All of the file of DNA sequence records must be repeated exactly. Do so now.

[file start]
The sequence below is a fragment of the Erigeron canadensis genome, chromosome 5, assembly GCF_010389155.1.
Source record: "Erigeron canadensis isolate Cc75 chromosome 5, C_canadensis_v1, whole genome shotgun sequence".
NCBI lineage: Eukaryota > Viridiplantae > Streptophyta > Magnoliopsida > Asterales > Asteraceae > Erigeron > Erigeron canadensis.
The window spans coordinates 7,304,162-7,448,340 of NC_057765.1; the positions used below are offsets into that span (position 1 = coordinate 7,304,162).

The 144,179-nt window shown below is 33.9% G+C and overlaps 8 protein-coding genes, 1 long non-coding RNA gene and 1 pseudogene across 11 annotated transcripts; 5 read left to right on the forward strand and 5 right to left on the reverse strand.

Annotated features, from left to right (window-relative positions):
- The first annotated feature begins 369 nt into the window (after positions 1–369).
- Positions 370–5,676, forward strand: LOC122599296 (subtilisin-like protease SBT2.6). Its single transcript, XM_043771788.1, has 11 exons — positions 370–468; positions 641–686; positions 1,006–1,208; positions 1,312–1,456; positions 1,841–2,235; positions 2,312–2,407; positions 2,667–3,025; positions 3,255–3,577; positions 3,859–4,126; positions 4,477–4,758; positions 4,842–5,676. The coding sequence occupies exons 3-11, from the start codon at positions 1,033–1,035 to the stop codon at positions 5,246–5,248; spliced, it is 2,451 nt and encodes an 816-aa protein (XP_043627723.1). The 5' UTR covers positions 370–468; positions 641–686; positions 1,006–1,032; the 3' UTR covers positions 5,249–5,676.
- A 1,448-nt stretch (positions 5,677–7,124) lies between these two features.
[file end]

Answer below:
The sequence below is a fragment of the Erigeron canadensis genome, chromosome 5, assembly GCF_010389155.1.
Source record: "Erigeron canadensis isolate Cc75 chromosome 5, C_canadensis_v1, whole genome shotgun sequence".
NCBI lineage: Eukaryota > Viridiplantae > Streptophyta > Magnoliopsida > Asterales > Asteraceae > Erigeron > Erigeron canadensis.
The window spans coordinates 7,304,162-7,448,340 of NC_057765.1; the positions used below are offsets into that span (position 1 = coordinate 7,304,162).

The 144,179-nt window shown below is 33.9% G+C and overlaps 8 protein-coding genes, 1 long non-coding RNA gene and 1 pseudogene across 11 annotated transcripts; 5 read left to right on the forward strand and 5 right to left on the reverse strand.

Annotated features, from left to right (window-relative positions):
- The first annotated feature begins 369 nt into the window (after positions 1–369).
- Positions 370–5,676, forward strand: LOC122599296 (subtilisin-like protease SBT2.6). Its single transcript, XM_043771788.1, has 11 exons — positions 370–468; positions 641–686; positions 1,006–1,208; positions 1,312–1,456; positions 1,841–2,235; positions 2,312–2,407; positions 2,667–3,025; positions 3,255–3,577; positions 3,859–4,126; positions 4,477–4,758; positions 4,842–5,676. The coding sequence occupies exons 3-11, from the start codon at positions 1,033–1,035 to the stop codon at positions 5,246–5,248; spliced, it is 2,451 nt and encodes an 816-aa protein (XP_043627723.1). The 5' UTR covers positions 370–468; positions 641–686; positions 1,006–1,032; the 3' UTR covers positions 5,249–5,676.
- A 1,448-nt stretch (positions 5,677–7,124) lies between these two features.